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DOC TALKS: “Whose Streets?” – October 9, 1PM

Doc​ ​Studies​ ​presents a screening of “Whose Streets?“, a 2017  film by​ ​Sabaah​ ​Folayan​ ​and​ ​Damon​ ​Davis – featured on Filmmaker Magazine’s annual “25 New Faces of Independent Film”. Join ​us​ ​for​ ​this​ ​Doc​ ​Talk​ ​ hosted by ​​​​​​​​​​​​​​​​​​​​​​​​​​​​​​​​​​​​​​​​​​​​​​​​​​​​​​​​​​​​​​​​​​​​​​​​​​​​​​​​​​​​​​​​​​​​​​​​​​​​​​​​​​​​​​​​​​​​​​​​​​​​​​​​​​​​​​​​​​Deanna​​ Kamiel​  with a Q&A with filmmaker Sabaah Folayan​– next Monday, October 9, at 1PM at the Kellen Auditorium (Ground Floor, 66 Fifth Avenue). 

About the film:

SABAAH​ ​FOLAYAN ​​​​​​​​​​​​​​​​​​​​​​​​​​​​​​​​​​​​​​​​​​​​​​​​​​​​​​​​​​​​​​​​​​​​​​​​​​​​​​​​​​​​​​​​​​​​​​​​​​​​‘”Democracy​​ is​​ in ​​the ​​streets.”​​–​​ Jelani​​ Cobb,​​​ The​​ New ​​Yorker

In​ ​September​ ​2014,​ ​one​ ​month​ ​after​ ​the​ ​killing​ ​of​ ​Michael​ ​Brown​ ​by​ ​police​ ​officer​ ​Darren​ ​Wilson, Sabaah​ ​Folayan​,​ ​a​ ​pre-med​ ​student​ ​at​ ​Columbia​ ​University​ ​with​ ​an​ ​intense​ ​interest​ ​in​ ​community trauma,​ ​travelled​ ​to​ ​Ferguson,​ ​Missouri,​ ​intending​ ​to​ ​write​ ​about​ ​the​ ​citizen​ ​uprising​ ​and​ ​street demonstrations​ ​that​ ​followed​ ​the​ ​shooting​ ​of​ ​the​ ​unarmed​ ​black​ ​teenager.​ ​​ ​But​ ​what​ ​began​ ​as​ ​an​ ​idea for​ ​print​ ​journalism​ ​soon​ ​became​ ​an​ ​idea​ ​for​ ​a​ ​feature​ ​documentary​ ​as​ ​Folayan​ ​recognized​ ​the​ ​distinct contrast​ ​between​ ​the​ ​demonstrations​ ​she​ ​was​ ​witnessing​ ​on​ ​the​ ​ground​ ​and​ ​their​ ​representation​ ​in mainstream​ ​news​ ​media.​ ​​ ​“Sensationalist,​ ​inflammatory​ ​language​ ​was​ ​hyping​ ​the​ ​story​ ​to​ ​get​ ​ratings,” Folayan​ ​told​ ​​Filmmaker​ ​Magazine​,​ ​“but​ ​as​ ​a​ ​society​ ​we​ ​needed​ ​to​ ​get​ ​to​ ​the​ ​truth​ ​and​ ​positive dialogue.”​ ​​ ​The​ ​documentary​ ​that​ ​followed,​ ​in​ ​collaboration​ ​with​ ​co-director​ ​Damon​ ​Davis,​ ​a​ ​St.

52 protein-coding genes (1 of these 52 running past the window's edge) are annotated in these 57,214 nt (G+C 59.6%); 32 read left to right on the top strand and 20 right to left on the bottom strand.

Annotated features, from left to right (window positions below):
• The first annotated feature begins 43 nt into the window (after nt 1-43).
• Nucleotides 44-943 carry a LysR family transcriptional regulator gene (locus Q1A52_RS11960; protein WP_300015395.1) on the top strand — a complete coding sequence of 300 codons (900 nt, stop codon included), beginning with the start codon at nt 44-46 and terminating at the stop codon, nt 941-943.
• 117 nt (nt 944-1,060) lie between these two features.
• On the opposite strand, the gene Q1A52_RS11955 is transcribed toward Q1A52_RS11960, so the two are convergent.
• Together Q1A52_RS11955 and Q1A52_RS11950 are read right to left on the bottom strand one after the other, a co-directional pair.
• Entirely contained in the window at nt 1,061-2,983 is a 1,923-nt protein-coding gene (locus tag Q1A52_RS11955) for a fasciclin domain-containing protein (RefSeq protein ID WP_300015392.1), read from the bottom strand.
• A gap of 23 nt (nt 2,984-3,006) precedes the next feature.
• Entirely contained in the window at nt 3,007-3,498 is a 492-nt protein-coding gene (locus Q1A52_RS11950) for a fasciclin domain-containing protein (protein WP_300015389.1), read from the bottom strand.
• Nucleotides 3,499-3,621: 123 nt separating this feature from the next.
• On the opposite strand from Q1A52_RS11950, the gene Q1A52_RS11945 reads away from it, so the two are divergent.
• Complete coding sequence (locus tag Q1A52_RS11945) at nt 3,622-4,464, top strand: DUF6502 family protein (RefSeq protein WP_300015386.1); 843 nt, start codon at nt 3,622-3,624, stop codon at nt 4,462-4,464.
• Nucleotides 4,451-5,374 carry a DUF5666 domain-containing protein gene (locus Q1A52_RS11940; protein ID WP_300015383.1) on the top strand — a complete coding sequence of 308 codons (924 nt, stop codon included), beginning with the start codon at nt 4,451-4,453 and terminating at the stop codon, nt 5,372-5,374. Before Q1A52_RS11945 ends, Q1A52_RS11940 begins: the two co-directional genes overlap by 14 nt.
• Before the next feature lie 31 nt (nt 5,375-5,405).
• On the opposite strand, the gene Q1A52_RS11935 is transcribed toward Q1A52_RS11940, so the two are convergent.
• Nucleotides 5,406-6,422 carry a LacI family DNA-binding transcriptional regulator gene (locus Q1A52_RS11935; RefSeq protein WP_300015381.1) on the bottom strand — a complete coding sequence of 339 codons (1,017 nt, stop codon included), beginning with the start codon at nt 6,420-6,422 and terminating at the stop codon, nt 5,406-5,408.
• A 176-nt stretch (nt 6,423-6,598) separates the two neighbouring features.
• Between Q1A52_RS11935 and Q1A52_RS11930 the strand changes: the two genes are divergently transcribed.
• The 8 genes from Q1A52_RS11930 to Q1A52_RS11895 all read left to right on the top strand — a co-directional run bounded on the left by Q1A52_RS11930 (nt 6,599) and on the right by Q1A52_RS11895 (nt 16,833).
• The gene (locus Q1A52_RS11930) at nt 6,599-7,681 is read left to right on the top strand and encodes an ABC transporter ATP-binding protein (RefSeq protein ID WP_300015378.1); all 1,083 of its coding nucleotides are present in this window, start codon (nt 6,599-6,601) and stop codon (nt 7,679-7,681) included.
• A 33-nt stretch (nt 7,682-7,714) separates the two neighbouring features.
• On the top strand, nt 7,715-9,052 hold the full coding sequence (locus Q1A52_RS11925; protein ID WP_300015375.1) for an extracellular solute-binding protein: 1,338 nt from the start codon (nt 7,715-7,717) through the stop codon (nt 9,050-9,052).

Louis-based​ ​artist,​ ​and​ ​cinematographer​ ​Lucas​ ​Alvarado,​ ​a​ ​Columbia​ ​classmate​ ​of​ ​Folayan,​ ​premiered last​ ​January​ ​at​ ​the​ ​2017​ ​Sundance​ ​Film​ ​Festival​ ​to​ ​outstanding​ ​reviews.​ ​​ ​A​ ​mix​ ​of​ ​original​ ​footage​ ​and citizen​ ​social​ ​media​ ​imagery,​ ​the​ ​film​ ​achieves​ ​its​ ​ambition​ ​to​ ​present​ ​both​ ​an​ ​activist’s​ ​and​ ​artist’s experience​ ​of​ ​bearing​ ​witness.​ ​​ ​Says​ ​​The​ ​Guardian​:​ ​“Its​ ​images​ ​aren’t​ ​leaked​ ​by​ ​law​ ​enforcement​ ​or stage​ ​managed​ ​for​ ​the​ ​media,​ ​but​ ​come​ ​directly​ ​from​ ​the​ ​people​ ​who​ ​lived​ ​through​ ​the​ ​violent​ ​events​ ​of 2014.”





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